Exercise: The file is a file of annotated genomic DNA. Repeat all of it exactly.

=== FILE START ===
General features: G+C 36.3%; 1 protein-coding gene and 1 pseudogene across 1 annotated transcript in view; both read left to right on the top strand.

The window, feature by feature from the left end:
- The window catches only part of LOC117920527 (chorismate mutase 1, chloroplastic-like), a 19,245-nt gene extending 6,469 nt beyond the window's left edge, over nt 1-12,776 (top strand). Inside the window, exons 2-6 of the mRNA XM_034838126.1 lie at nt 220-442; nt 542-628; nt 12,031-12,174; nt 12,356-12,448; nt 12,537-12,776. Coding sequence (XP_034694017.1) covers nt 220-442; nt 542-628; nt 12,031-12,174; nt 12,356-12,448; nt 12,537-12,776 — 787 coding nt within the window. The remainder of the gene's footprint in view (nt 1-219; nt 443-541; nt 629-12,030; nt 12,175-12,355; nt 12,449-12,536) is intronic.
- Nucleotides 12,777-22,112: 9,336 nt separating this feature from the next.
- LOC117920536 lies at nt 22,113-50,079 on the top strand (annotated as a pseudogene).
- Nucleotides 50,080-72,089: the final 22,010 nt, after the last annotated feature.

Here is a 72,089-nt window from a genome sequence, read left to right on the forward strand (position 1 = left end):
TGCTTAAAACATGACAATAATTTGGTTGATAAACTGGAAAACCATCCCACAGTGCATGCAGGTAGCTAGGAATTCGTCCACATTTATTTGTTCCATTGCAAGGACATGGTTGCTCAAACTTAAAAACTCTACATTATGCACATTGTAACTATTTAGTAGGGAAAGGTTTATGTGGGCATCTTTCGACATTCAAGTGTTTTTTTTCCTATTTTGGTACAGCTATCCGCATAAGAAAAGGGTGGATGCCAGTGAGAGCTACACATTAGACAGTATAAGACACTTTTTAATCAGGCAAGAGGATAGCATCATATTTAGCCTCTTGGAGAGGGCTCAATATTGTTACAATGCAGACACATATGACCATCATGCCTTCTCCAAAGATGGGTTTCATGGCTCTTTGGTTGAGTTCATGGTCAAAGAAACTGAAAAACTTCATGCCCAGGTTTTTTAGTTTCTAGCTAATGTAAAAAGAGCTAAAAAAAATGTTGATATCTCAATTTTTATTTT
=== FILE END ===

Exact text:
General features: G+C 36.3%; 1 protein-coding gene and 1 pseudogene across 1 annotated transcript in view; both read left to right on the top strand.

The window, feature by feature from the left end:
- The window catches only part of LOC117920527 (chorismate mutase 1, chloroplastic-like), a 19,245-nt gene extending 6,469 nt beyond the window's left edge, over nt 1-12,776 (top strand). Inside the window, exons 2-6 of the mRNA XM_034838126.1 lie at nt 220-442; nt 542-628; nt 12,031-12,174; nt 12,356-12,448; nt 12,537-12,776. Coding sequence (XP_034694017.1) covers nt 220-442; nt 542-628; nt 12,031-12,174; nt 12,356-12,448; nt 12,537-12,776 — 787 coding nt within the window. The remainder of the gene's footprint in view (nt 1-219; nt 443-541; nt 629-12,030; nt 12,175-12,355; nt 12,449-12,536) is intronic.
- Nucleotides 12,777-22,112: 9,336 nt separating this feature from the next.
- LOC117920536 lies at nt 22,113-50,079 on the top strand (annotated as a pseudogene).
- Nucleotides 50,080-72,089: the final 22,010 nt, after the last annotated feature.

Here is a 72,089-nt window from a genome sequence, read left to right on the forward strand (position 1 = left end):
TGCTTAAAACATGACAATAATTTGGTTGATAAACTGGAAAACCATCCCACAGTGCATGCAGGTAGCTAGGAATTCGTCCACATTTATTTGTTCCATTGCAAGGACATGGTTGCTCAAACTTAAAAACTCTACATTATGCACATTGTAACTATTTAGTAGGGAAAGGTTTATGTGGGCATCTTTCGACATTCAAGTGTTTTTTTTCCTATTTTGGTACAGCTATCCGCATAAGAAAAGGGTGGATGCCAGTGAGAGCTACACATTAGACAGTATAAGACACTTTTTAATCAGGCAAGAGGATAGCATCATATTTAGCCTCTTGGAGAGGGCTCAATATTGTTACAATGCAGACACATATGACCATCATGCCTTCTCCAAAGATGGGTTTCATGGCTCTTTGGTTGAGTTCATGGTCAAAGAAACTGAAAAACTTCATGCCCAGGTTTTTTAGTTTCTAGCTAATGTAAAAAGAGCTAAAAAAAATGTTGATATCTCAATTTTTATTTT